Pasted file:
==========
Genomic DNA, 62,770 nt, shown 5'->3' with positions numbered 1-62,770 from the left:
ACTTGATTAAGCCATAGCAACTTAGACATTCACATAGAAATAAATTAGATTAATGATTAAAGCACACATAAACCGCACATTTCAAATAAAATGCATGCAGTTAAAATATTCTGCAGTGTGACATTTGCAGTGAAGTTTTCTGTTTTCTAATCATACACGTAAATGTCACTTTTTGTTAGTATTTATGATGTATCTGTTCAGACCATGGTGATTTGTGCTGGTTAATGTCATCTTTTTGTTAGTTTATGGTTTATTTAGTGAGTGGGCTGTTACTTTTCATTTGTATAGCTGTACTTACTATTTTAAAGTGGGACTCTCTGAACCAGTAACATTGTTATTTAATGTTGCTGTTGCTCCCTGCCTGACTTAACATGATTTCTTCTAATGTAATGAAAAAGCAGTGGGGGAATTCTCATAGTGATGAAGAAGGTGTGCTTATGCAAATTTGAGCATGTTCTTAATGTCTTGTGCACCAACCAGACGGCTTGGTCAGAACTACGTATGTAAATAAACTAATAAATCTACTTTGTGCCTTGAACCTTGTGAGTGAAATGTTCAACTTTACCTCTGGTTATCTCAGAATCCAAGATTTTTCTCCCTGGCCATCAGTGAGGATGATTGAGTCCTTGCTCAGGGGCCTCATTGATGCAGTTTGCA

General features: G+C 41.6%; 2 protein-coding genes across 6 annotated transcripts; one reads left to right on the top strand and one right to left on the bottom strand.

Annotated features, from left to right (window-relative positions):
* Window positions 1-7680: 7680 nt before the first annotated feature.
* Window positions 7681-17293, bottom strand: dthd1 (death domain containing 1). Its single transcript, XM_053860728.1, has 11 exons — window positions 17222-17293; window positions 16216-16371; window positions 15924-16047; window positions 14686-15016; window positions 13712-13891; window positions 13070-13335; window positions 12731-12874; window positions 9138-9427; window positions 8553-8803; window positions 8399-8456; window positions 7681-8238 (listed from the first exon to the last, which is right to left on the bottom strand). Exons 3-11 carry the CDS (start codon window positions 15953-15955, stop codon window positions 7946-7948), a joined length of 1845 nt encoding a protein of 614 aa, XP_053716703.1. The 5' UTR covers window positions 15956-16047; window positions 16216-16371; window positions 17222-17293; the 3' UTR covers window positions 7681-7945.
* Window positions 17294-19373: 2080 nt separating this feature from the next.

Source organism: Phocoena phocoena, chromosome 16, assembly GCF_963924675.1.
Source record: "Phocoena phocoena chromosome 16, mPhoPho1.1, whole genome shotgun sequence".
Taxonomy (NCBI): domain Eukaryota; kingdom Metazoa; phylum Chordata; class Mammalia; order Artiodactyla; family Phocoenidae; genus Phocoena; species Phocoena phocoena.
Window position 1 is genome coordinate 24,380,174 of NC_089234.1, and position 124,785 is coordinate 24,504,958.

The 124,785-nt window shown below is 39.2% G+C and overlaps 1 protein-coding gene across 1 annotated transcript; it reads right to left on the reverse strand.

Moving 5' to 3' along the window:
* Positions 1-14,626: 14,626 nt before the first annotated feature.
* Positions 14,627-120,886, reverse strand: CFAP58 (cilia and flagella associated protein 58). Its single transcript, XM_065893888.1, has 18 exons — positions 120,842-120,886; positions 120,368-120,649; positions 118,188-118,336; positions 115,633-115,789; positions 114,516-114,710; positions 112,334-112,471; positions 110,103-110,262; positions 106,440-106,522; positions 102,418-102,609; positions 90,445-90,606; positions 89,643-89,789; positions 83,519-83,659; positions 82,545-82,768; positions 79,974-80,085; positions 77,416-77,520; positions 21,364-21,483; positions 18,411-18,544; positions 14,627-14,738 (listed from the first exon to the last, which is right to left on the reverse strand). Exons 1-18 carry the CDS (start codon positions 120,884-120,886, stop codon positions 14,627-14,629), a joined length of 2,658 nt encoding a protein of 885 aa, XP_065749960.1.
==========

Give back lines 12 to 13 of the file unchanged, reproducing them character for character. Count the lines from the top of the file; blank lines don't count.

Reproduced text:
The 124,785-nt window shown below is 39.2% G+C and overlaps 1 protein-coding gene across 1 annotated transcript; it reads right to left on the reverse strand.

Moving 5' to 3' along the window: